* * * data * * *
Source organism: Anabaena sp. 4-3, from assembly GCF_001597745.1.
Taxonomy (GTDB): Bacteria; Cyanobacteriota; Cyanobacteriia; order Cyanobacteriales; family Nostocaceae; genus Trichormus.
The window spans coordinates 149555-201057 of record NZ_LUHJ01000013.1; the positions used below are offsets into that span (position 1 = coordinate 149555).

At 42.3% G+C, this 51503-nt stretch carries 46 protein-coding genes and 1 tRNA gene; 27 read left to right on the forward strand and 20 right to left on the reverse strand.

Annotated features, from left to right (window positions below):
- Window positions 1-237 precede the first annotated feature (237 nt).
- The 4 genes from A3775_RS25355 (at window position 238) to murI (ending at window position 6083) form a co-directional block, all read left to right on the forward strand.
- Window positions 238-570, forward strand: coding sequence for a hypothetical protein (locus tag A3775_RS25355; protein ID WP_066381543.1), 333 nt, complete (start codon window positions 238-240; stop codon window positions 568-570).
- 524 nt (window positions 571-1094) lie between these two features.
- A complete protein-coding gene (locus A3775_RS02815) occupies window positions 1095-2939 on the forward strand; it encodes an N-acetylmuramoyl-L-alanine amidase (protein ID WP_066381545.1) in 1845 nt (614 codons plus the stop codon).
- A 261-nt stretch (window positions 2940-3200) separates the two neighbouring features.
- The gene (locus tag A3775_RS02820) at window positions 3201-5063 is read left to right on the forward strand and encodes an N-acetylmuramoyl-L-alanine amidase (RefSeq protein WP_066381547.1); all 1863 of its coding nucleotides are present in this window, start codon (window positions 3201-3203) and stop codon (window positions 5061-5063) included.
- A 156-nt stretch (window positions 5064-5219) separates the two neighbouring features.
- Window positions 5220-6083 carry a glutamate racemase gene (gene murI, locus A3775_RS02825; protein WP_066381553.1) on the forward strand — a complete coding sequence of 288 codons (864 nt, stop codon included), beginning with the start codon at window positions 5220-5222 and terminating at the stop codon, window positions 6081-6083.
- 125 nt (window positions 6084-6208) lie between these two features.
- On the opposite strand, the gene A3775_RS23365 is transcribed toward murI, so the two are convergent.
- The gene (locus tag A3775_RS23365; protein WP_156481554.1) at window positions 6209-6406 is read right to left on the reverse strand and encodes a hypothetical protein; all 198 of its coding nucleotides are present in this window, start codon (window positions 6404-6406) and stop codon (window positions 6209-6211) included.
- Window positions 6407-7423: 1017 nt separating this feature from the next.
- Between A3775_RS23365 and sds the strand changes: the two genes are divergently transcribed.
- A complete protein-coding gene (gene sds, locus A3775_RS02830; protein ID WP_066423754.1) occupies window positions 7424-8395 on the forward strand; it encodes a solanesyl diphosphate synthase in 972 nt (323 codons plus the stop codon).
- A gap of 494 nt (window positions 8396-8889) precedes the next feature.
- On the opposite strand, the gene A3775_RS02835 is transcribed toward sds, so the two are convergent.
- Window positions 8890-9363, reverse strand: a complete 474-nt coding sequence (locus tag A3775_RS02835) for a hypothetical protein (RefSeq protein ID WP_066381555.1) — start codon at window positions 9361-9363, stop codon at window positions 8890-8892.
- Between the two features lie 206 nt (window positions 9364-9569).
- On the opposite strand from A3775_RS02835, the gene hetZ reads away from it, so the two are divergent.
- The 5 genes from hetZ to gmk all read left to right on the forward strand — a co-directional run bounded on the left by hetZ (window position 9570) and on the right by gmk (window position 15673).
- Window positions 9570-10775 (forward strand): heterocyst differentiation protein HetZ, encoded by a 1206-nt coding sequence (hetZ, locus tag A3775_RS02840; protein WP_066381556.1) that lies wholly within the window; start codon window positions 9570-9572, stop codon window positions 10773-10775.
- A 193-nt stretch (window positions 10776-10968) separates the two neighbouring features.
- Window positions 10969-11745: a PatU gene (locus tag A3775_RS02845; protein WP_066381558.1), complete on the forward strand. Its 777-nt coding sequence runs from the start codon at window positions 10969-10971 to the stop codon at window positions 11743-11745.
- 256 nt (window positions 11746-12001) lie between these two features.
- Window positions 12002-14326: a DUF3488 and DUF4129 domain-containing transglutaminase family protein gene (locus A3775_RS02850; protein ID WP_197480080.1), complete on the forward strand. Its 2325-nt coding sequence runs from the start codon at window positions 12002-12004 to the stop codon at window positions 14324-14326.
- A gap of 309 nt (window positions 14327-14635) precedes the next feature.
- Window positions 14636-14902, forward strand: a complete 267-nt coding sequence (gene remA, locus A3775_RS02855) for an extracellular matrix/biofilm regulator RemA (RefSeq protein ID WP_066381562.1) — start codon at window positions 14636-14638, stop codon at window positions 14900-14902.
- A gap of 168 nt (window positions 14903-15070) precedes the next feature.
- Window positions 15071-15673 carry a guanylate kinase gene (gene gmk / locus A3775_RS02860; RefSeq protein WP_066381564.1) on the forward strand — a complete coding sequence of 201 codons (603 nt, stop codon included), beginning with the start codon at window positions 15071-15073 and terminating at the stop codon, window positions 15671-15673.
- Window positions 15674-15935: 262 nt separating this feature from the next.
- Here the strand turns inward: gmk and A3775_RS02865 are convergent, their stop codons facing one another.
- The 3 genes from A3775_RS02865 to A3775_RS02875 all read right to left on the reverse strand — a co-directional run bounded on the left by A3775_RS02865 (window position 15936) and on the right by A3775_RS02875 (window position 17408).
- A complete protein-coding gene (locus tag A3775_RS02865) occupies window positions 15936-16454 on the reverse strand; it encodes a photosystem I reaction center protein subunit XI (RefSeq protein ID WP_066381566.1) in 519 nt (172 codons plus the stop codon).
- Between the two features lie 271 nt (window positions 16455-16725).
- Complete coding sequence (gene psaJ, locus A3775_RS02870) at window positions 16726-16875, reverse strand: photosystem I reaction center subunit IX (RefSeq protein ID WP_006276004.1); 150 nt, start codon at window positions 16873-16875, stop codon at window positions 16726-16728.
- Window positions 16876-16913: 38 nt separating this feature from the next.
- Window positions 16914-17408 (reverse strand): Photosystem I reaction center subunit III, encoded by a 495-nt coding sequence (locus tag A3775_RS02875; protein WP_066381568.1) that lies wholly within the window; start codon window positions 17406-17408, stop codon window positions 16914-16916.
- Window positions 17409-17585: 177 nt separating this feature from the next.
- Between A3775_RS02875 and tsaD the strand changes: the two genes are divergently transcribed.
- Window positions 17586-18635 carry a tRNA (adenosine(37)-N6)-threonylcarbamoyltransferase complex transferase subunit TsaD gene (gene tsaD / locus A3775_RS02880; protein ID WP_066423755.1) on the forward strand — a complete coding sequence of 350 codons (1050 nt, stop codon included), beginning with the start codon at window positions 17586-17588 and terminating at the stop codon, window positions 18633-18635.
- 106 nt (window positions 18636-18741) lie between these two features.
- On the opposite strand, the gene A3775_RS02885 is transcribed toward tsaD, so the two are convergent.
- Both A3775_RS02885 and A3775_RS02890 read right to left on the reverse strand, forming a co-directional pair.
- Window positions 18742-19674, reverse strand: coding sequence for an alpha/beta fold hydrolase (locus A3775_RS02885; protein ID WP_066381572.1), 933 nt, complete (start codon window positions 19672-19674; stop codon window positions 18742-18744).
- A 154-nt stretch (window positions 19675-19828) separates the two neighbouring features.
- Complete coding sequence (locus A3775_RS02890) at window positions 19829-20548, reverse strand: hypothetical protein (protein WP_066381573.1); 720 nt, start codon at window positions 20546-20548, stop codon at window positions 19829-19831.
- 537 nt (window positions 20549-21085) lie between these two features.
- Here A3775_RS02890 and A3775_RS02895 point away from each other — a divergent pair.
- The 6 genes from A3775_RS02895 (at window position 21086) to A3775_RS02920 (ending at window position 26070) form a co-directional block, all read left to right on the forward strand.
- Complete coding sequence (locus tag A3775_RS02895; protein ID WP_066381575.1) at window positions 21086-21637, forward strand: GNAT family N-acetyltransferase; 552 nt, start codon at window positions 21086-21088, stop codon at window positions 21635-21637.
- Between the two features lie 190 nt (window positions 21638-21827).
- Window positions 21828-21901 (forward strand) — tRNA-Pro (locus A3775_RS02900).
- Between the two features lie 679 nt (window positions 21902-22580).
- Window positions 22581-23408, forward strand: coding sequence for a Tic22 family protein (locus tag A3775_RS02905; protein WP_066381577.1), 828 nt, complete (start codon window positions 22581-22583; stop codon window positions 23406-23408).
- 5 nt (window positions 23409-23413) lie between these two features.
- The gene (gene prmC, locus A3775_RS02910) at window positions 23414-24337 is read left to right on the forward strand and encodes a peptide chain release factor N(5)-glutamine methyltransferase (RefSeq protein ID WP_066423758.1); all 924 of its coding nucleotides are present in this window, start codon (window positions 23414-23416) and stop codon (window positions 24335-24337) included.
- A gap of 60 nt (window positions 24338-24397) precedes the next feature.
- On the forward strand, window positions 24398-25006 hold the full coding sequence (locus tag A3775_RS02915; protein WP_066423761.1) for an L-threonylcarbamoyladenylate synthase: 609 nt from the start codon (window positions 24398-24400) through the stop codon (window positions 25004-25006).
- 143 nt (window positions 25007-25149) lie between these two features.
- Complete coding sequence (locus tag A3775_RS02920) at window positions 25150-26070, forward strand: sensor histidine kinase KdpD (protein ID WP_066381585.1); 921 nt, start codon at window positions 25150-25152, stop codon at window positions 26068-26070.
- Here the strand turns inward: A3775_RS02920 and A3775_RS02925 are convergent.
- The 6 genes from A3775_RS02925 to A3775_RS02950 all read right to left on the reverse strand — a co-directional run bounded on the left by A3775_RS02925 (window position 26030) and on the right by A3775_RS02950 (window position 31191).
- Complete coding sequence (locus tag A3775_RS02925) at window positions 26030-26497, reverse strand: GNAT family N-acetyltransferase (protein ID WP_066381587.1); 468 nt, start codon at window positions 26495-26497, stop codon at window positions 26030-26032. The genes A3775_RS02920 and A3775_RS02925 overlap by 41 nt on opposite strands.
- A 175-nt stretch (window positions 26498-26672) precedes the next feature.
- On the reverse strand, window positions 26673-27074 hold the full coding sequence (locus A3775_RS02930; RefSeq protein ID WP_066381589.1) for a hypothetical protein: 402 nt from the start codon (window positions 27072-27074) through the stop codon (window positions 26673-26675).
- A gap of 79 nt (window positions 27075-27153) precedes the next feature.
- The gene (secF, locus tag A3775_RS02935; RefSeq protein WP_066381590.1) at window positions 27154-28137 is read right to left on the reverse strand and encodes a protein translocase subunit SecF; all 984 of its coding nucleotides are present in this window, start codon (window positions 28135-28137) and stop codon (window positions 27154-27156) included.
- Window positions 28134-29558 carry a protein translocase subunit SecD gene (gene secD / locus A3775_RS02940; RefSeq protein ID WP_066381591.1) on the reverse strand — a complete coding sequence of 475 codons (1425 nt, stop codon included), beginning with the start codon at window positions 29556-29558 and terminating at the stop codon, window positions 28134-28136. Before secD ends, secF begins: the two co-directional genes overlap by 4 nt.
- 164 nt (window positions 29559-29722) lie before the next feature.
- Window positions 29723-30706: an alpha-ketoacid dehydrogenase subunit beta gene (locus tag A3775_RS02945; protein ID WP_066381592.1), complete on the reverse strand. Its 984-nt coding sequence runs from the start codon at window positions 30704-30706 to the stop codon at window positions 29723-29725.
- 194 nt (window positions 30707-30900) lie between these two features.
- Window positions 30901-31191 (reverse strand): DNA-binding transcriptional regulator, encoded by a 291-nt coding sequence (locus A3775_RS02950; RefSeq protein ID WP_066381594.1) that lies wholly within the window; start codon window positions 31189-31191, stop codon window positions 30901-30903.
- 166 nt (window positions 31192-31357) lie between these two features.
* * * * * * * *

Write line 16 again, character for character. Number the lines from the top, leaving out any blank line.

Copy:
- On the opposite strand, the gene A3775_RS23365 is transcribed toward murI, so the two are convergent.